Slow and Fixed Passive Portfolio Update: Q1 2022 – Monitor

OhThe more discrepancy between my daily diet in the media-amplified fear and the loss of our slow and steady passive portfolio amazes me.

The portfolio has shrunk by just 3.5% from the peak of the last quarter. Basically, we’re back to where we were six months ago.

This is despite stagnant inflation, the economic crisis and the threat of a geopolitical winter on our position.

We count our blessings on private investors who sleep well at night. As always, to get an accurate idea of ​​the proportions you just need to look at the fear conveyor belt in the news.

Nothing to be down about

Written about a rare down period for S&S – When nothing in the portfolio gives too much pleasure – I think I rarely had to report knock back.

The table below shows how many times a World Equity Portfolio has historically registered a loss, depending on how many times you have checked into it. (See the ‘Look Frequency’ column on the left):

Albion Strategic Consulting is the firm of passive investing champion Tim Hale. This table was published in the regular newsletter of asset manager BRWM.

Of the 45 Slow and Steady portfolios, only a quarter of the time had a nosebleed, which is only 22% of the time. This compares favorably with the 31% probability of quarterly losses suggested by the table.

Twice in eleven years our portfolio parade has had a negative year rain. This is the expectation of 18% vs. 23% of the time.

We have lived through a majestic age, which only exacerbates our fears that it may be undone.


Indeed, the long-awaited bond calculation seems to be upon us. Our bond fund has lost 8% in the last three months. This is a poor 2021 compound.

DystopiaVision brings you this quarterly portfolio engraving:

Portfolio Results in Table Size for April 2022 Slow and Steady Portfolio

The Slow and steady Is the portfolio Of the monitor Model Passive Investing Portfolio. It was set up in early 2011 with 3,000. An additional £ 1,055 is invested each quarter in a varied set of index funds, which leans towards equity. You can read the original story and find all the previous passive portfolio posts Monitor vaults

Our one year return on UK government bond funds is -6%. The current annual inflation level is above 5.5% (CPIH) and you are looking at a real return loss of 11.5%.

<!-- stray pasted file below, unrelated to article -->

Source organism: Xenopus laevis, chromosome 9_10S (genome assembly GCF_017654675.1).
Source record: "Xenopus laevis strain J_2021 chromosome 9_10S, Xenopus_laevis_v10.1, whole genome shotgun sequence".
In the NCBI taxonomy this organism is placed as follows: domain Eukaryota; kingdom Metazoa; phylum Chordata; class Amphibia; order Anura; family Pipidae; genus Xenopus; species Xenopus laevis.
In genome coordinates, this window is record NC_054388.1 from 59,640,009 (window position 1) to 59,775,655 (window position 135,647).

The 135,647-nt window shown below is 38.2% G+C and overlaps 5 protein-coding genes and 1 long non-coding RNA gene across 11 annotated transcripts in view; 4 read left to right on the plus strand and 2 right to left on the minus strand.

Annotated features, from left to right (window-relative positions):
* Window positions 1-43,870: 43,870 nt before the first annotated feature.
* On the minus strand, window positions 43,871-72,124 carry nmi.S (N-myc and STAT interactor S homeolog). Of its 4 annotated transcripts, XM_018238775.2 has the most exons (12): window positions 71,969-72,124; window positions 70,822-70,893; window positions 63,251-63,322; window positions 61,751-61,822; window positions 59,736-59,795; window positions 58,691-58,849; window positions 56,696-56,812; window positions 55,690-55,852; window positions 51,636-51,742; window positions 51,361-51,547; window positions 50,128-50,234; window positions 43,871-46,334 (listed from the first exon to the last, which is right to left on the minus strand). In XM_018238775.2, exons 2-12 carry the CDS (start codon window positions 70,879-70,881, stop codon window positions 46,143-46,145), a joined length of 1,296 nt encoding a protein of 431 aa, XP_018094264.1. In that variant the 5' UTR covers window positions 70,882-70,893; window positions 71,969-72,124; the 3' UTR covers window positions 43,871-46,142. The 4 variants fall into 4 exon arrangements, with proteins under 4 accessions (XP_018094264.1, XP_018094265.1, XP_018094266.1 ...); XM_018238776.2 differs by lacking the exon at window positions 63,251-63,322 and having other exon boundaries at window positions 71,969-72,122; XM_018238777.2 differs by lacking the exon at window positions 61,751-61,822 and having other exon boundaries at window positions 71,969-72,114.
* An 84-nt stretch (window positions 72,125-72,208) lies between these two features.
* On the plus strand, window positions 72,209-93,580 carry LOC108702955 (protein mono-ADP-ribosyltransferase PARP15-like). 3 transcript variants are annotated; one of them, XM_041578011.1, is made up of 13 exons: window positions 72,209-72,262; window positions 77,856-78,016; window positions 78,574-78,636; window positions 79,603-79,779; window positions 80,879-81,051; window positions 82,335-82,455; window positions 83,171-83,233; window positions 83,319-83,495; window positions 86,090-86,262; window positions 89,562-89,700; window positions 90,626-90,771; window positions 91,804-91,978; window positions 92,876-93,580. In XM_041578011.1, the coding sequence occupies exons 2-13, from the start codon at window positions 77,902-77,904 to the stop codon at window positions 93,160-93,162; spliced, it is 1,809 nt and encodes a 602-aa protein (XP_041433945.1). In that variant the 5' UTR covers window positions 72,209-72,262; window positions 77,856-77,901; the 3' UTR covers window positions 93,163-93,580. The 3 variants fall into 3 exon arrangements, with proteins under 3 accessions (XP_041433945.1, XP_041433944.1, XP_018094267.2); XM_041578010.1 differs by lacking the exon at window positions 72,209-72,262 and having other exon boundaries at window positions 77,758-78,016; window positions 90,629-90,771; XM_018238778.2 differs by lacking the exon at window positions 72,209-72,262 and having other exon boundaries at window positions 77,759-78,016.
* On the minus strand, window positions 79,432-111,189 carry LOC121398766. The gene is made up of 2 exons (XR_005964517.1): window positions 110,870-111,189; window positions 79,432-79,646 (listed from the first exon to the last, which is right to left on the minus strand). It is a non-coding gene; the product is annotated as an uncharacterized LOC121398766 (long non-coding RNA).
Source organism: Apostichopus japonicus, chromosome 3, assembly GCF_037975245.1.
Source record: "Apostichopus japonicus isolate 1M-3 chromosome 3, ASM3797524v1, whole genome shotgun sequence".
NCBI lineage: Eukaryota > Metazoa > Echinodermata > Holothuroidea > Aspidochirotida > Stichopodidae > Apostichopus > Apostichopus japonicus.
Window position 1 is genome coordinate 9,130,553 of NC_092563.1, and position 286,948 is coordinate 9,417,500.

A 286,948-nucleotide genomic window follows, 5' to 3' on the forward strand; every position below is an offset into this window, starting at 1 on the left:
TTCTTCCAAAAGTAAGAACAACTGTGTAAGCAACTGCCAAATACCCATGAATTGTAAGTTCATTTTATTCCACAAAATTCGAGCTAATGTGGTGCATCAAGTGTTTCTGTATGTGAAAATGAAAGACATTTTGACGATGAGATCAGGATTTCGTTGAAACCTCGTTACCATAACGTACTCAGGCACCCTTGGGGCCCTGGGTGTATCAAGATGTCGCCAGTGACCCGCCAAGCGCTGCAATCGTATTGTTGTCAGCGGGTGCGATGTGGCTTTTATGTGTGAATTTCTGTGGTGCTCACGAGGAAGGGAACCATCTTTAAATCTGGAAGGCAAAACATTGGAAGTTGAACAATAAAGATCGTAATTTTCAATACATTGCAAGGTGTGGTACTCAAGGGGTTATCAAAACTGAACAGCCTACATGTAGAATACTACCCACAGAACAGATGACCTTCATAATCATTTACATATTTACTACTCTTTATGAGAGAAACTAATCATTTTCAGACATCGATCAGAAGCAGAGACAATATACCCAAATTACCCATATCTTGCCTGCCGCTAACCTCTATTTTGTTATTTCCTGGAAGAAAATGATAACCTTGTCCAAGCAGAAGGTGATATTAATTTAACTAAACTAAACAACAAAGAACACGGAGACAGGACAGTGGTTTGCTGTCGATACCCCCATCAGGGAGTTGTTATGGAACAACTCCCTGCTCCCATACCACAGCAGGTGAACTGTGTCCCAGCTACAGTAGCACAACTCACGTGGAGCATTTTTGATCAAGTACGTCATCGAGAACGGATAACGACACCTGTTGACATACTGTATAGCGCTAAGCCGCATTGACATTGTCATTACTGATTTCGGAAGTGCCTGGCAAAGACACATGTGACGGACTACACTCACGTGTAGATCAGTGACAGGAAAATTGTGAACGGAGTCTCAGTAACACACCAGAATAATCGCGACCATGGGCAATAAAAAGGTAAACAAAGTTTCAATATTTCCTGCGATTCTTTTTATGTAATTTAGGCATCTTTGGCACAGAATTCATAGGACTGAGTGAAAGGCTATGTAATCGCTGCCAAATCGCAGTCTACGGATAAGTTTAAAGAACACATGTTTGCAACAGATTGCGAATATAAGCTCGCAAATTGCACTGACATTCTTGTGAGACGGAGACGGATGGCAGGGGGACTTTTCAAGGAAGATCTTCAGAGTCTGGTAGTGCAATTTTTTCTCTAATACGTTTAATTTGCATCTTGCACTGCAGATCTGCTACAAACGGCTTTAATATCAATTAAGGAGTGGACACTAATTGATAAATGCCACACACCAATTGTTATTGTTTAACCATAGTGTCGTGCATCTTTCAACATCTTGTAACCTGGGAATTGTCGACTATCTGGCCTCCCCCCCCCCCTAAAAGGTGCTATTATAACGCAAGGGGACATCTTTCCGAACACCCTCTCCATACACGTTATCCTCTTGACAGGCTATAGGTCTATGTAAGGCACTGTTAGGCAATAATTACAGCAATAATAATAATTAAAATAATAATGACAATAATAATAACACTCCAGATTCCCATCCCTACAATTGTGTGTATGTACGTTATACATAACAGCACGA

Conventional UK gilt is capable of double-digit annual losses.

Both 2013 and 2021 returned a -10% inflation-adjusted loss.

Prior to that, 1994 Bond Pay brought in -14% value.

However, to see large bond losses in successive years, you have to go back to the 1970s stagnation. UK government bonds pasted a -47.6% real term between 1972 and 1974.

Nasty, but it’s not a wealth destroyer on the scale of the UK stock market storm, for example:

Furthermore the bond loss quoted above is a measure of long gilt injury. If you hold medium or short-term bonds, you suffer less.

This post on bond pricing explains how bond loss (and profit) works.

It is always dark before dawn

When it comes to equity, people seem to understand intuition, but miss out on how bonds sow the seeds of their own recovery.

Capital loss today means your bond holdings will reinvest in high-yielding varieties tomorrow.

This process will ultimately put you further ahead than not increasing the yield.

Inflation-linked bonds go to AWOL

In particular, our global inflation-linked bond funds are not covering themselves in glory – despite rising prices in front of stores and petrol stations.

Our funds somehow managed to repay -0.26% over the last quarter. How could that be?

The data below shows that investors have been bidding for index-linked bonds since 2019 – before the official inflation rate starts in 2021.

A graph showing the increase in portfolio inflation-linked bond funds
Annual return for inflation-linked bonds

Source: Royal London Asset Management

The market has seen inflation coming and our funds have been fine for the last three years. Although it is still lagging behind all our equity funds in the same period.